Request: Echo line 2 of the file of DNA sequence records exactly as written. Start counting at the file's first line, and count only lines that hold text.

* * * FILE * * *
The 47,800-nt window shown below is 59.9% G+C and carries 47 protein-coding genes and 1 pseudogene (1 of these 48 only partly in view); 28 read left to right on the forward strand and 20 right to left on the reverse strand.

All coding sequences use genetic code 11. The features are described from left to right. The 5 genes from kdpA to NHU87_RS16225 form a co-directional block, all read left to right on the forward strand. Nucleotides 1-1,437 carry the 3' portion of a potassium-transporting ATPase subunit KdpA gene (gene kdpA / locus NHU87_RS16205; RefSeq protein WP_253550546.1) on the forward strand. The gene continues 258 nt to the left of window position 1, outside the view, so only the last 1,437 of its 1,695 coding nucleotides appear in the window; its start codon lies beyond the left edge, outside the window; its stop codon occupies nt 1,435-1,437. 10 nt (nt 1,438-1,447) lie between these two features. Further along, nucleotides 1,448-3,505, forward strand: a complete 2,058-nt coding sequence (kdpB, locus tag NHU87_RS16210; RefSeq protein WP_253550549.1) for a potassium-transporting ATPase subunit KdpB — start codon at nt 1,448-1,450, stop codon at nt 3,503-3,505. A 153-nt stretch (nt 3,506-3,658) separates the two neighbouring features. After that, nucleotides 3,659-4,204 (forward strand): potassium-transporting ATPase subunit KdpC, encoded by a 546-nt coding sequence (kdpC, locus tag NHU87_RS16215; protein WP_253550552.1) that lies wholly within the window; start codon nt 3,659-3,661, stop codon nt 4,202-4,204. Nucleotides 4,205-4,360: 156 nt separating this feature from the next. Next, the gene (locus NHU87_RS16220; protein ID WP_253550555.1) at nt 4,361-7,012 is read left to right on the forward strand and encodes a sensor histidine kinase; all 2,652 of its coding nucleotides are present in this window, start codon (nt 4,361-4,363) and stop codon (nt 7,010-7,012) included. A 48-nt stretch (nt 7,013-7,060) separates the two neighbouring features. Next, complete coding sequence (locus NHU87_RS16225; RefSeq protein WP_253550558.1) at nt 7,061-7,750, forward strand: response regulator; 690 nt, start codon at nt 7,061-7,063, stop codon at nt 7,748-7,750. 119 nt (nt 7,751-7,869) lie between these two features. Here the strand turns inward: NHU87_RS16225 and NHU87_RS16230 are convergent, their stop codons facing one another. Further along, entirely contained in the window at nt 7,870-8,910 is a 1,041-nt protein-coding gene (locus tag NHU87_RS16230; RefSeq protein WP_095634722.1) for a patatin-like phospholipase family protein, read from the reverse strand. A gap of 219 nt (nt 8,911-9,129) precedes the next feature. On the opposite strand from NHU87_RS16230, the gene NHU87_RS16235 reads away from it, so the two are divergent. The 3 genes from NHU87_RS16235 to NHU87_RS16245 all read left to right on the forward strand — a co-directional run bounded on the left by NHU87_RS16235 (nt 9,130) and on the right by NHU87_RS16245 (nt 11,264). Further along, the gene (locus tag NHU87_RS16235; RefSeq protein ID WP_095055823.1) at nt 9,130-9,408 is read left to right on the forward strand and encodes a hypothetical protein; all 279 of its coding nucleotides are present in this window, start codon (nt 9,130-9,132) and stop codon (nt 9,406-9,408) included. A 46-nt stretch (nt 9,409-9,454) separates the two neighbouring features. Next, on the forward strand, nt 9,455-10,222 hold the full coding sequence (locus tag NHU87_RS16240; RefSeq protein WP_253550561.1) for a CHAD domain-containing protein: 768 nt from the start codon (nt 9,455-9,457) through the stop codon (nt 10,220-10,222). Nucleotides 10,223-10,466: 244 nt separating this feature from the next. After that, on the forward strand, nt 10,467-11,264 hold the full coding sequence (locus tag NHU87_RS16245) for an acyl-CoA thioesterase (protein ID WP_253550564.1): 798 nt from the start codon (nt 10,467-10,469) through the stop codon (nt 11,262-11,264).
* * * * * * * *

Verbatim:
All coding sequences use genetic code 11. The features are described from left to right. The 5 genes from kdpA to NHU87_RS16225 form a co-directional block, all read left to right on the forward strand. Nucleotides 1-1,437 carry the 3' portion of a potassium-transporting ATPase subunit KdpA gene (gene kdpA / locus NHU87_RS16205; RefSeq protein WP_253550546.1) on the forward strand. The gene continues 258 nt to the left of window position 1, outside the view, so only the last 1,437 of its 1,695 coding nucleotides appear in the window; its start codon lies beyond the left edge, outside the window; its stop codon occupies nt 1,435-1,437. 10 nt (nt 1,438-1,447) lie between these two features. Further along, nucleotides 1,448-3,505, forward strand: a complete 2,058-nt coding sequence (kdpB, locus tag NHU87_RS16210; RefSeq protein WP_253550549.1) for a potassium-transporting ATPase subunit KdpB — start codon at nt 1,448-1,450, stop codon at nt 3,503-3,505. A 153-nt stretch (nt 3,506-3,658) separates the two neighbouring features. After that, nucleotides 3,659-4,204 (forward strand): potassium-transporting ATPase subunit KdpC, encoded by a 546-nt coding sequence (kdpC, locus tag NHU87_RS16215; protein WP_253550552.1) that lies wholly within the window; start codon nt 3,659-3,661, stop codon nt 4,202-4,204. Nucleotides 4,205-4,360: 156 nt separating this feature from the next. Next, the gene (locus NHU87_RS16220; protein ID WP_253550555.1) at nt 4,361-7,012 is read left to right on the forward strand and encodes a sensor histidine kinase; all 2,652 of its coding nucleotides are present in this window, start codon (nt 4,361-4,363) and stop codon (nt 7,010-7,012) included. A 48-nt stretch (nt 7,013-7,060) separates the two neighbouring features. Next, complete coding sequence (locus NHU87_RS16225; RefSeq protein WP_253550558.1) at nt 7,061-7,750, forward strand: response regulator; 690 nt, start codon at nt 7,061-7,063, stop codon at nt 7,748-7,750. 119 nt (nt 7,751-7,869) lie between these two features. Here the strand turns inward: NHU87_RS16225 and NHU87_RS16230 are convergent, their stop codons facing one another. Further along, entirely contained in the window at nt 7,870-8,910 is a 1,041-nt protein-coding gene (locus tag NHU87_RS16230; RefSeq protein WP_095634722.1) for a patatin-like phospholipase family protein, read from the reverse strand. A gap of 219 nt (nt 8,911-9,129) precedes the next feature. On the opposite strand from NHU87_RS16230, the gene NHU87_RS16235 reads away from it, so the two are divergent. The 3 genes from NHU87_RS16235 to NHU87_RS16245 all read left to right on the forward strand — a co-directional run bounded on the left by NHU87_RS16235 (nt 9,130) and on the right by NHU87_RS16245 (nt 11,264). Further along, the gene (locus tag NHU87_RS16235; RefSeq protein ID WP_095055823.1) at nt 9,130-9,408 is read left to right on the forward strand and encodes a hypothetical protein; all 279 of its coding nucleotides are present in this window, start codon (nt 9,130-9,132) and stop codon (nt 9,406-9,408) included. A 46-nt stretch (nt 9,409-9,454) separates the two neighbouring features. Next, on the forward strand, nt 9,455-10,222 hold the full coding sequence (locus tag NHU87_RS16240; RefSeq protein WP_253550561.1) for a CHAD domain-containing protein: 768 nt from the start codon (nt 9,455-9,457) through the stop codon (nt 10,220-10,222). Nucleotides 10,223-10,466: 244 nt separating this feature from the next. After that, on the forward strand, nt 10,467-11,264 hold the full coding sequence (locus tag NHU87_RS16245) for an acyl-CoA thioesterase (protein ID WP_253550564.1): 798 nt from the start codon (nt 10,467-10,469) through the stop codon (nt 11,262-11,264).